• 13. More ONIX in action <Product> <Title> <TitleType>01</TitleType> <TitleText>Get in the Van</TitleText> <Subtitle>On the Road With Black Flag</Subtitle> </Title> <MainSubject> <CorporateBodyAsSubject>Black Flag (musical group) </CorporateBodyAsSubject> <SubjectHeadingText>Punk rock musicians</SubjectHeadingText> <SubjectHeadingText>Punk rock music – California – History and criticism</SubjectHeadingText> <SubjectHeadingText>Punk rock music – Social aspects </SubjectHeadingText> </MainSubject> <Contributor> <PersonalName>Henry Rollins</PersonalName> </Contributor>
    • 14. Publisher’s descriptions in ONIX <Main Description> <DescriptiveDetail>As a member of the seminal punk band Black Flag, Henry Rollins kept detailed tour diaries that form the basis of Get in the Van. Rollinss observations range from the wry to the raucous in this blistering account of a six-year career with the band - a time marked by crazed fans, vicious cops, near-starvation, substance abuse, and mind numbing all-night drives. Rollins decided to revise this edition by adding a wealth of new photographs, a new foreword, and an afterword to include some "where-are-they-now" information on the people featured in the book. This new edition includes 40 previously unpublished black-and-white photographs from Rollinss private collection and show flyers by artist Raymond Pettibon. Called "a soul-frying experience not to be undertaken by lightweights" by Wired magazine, Get in the Van perfectly embodies what one critic called the "secular gospel" of one of punk and post-punks most respected and controversial figures. .</DescriptiveDetail> <TextTypeCode>18</TextTypeCode> <AudienceCode>01</AudienceCode> <AudienceRange>16</AudienceRange> <ReviewQuote>A day-by-day journal from the journals of the ever-volatile Henry Rollins on tour from 1981 to 1986 that captures the irrationality and violence of punk specifically, and the stresses of being on the road in a rock band generally.</ReviewQuote> </MainDescrption>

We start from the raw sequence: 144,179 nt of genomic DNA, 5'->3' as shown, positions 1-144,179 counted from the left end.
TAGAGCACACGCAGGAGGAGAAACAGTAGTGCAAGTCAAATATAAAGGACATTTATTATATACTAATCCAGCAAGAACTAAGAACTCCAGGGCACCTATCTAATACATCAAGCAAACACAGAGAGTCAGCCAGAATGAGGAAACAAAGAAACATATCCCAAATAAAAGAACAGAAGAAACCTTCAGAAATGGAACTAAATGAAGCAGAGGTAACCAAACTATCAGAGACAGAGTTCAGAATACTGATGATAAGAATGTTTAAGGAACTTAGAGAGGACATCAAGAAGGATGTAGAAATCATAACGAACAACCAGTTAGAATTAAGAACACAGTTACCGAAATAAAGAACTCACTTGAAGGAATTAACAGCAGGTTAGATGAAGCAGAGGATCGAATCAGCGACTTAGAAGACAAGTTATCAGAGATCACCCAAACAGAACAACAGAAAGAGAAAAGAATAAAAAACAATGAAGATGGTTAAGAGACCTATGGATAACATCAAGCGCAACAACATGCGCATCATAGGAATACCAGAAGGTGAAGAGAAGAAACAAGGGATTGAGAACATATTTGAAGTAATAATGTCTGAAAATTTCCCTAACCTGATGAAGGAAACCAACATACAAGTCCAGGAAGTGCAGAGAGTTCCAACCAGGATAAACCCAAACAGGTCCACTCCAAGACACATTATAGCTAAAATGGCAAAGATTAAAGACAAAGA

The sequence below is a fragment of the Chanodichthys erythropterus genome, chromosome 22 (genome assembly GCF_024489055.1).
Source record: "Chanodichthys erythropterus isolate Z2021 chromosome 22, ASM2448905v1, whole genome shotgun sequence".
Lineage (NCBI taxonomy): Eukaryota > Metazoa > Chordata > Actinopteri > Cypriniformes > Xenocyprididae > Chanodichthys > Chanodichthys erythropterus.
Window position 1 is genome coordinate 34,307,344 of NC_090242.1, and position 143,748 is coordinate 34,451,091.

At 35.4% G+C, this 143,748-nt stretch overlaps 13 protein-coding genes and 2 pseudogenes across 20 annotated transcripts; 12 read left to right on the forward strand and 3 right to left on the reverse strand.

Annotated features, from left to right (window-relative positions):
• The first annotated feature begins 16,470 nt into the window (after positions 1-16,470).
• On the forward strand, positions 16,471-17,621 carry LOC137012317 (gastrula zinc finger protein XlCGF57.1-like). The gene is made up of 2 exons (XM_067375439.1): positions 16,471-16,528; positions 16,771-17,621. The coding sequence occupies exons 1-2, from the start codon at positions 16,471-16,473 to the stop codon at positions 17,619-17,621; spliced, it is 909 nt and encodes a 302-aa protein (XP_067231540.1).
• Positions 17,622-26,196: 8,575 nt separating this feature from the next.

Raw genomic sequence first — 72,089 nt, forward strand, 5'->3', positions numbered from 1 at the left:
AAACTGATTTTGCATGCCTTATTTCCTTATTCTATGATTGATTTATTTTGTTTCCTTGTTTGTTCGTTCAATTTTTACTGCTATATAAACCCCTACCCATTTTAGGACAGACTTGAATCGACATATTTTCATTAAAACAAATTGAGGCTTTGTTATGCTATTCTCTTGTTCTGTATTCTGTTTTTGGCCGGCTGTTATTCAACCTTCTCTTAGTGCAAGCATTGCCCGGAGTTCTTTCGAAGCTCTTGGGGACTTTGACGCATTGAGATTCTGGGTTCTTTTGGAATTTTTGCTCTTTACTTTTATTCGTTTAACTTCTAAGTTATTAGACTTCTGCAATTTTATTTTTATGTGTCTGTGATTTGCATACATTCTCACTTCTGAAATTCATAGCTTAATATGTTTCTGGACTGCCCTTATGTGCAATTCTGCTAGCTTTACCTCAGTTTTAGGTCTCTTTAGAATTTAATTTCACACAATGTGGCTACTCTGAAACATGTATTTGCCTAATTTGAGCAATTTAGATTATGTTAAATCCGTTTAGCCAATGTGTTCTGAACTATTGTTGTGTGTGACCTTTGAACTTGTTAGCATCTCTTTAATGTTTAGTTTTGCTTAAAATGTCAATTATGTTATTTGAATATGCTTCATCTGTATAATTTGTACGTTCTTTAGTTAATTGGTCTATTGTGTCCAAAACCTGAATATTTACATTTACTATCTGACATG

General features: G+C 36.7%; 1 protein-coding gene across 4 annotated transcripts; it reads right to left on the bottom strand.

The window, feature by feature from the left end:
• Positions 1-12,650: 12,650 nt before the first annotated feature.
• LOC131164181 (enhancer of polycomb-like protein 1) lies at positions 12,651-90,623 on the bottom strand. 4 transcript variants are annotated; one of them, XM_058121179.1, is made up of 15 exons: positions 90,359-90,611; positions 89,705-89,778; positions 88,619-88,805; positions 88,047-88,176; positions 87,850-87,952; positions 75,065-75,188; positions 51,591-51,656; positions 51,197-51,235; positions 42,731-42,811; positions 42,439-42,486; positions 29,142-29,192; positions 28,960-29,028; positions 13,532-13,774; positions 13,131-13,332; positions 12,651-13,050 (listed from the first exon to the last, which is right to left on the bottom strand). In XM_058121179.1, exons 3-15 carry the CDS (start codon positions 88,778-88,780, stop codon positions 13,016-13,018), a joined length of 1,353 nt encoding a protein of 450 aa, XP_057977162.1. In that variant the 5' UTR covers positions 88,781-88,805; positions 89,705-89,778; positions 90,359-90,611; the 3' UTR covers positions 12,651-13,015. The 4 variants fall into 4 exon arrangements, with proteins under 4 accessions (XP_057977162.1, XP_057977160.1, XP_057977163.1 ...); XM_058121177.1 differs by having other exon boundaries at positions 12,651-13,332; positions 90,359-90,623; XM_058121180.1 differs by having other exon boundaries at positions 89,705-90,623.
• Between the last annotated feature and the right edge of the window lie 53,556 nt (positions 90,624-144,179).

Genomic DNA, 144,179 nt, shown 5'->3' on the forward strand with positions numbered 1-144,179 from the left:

• 15. The rest of the record, part 1 <ProductForm>Electronic book</ProductForm> <ProductFormDescription>12793 kb</ProductFormDescription> <PublisherName>2.13.61 Publications</PublisherName> <PublicationDate> <PublishingDate>20090501</PublishingDate> <YearFirstPublished>1994</YearFirstPublished> <CityOfPublication>Los Angeles</CityOfPublication> <CountryOfPublication>USA</CountryofPublication> </PublicationDate> <Illustrations> <IllustrationOType>01</IllustrationType> <NumberOf Illustrations>200</NumberOfIllustrations> </Illustration>